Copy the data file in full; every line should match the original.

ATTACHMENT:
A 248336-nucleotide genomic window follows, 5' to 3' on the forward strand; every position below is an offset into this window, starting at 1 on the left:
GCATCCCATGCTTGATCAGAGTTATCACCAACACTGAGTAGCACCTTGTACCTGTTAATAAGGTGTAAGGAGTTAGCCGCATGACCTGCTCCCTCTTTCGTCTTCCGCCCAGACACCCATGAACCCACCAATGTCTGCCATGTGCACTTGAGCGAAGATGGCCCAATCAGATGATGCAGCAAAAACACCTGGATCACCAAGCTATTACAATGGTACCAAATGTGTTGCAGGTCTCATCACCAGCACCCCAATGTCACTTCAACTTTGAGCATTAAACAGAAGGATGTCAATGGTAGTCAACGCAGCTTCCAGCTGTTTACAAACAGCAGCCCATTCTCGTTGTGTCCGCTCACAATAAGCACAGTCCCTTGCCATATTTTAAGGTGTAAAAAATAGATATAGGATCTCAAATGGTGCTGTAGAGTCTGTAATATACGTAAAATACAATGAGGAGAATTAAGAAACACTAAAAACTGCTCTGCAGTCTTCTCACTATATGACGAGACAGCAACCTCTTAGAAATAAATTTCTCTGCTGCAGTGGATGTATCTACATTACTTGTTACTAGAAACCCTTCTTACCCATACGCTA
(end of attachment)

A 248336-nucleotide genomic window follows, 5' to 3' on the forward strand; every position below is an offset into this window, starting at 1 on the left:
GCATCCCATGCTTGATCAGAGTTATCACCAACACTGAGTAGCACCTTGTACCTGTTAATAAGGTGTAAGGAGTTAGCCGCATGACCTGCTCCCTCTTTCGTCTTCCGCCCAGACACCCATGAACCCACCAATGTCTGCCATGTGCACTTGAGCGAAGATGGCCCAATCAGATGATGCAGCAAAAACACCTGGATCACCAAGCTATTACAATGGTACCAAATGTGTTGCAGGTCTCATCACCAGCACCCCAATGTCACTTCAACTTTGAGCATTAAACAGAAGGATGTCAATGGTAGTCAACGCAGCTTCCAGCTGTTTACAAACAGCAGCCCATTCTCGTTGTGTCCGCTCACAATAAGCACAGTCCCTTGCCATATTTTAAGGTGTAAAAAATAGATATAGGATCTCAAATGGTGCTGTAGAGTCTGTAATATACGTAAAATACAATGAGGAGAATTAAGAAACACTAAAAACTGCTCTGCAGTCTTCTCACTATATGACGAGACAGCAACCTCTTAGAAATAAATTTCTCTGCTGCAGTGGATGTATCTACATTACTTGTTACTAGAAACCCTTCTTACCCATACGCTA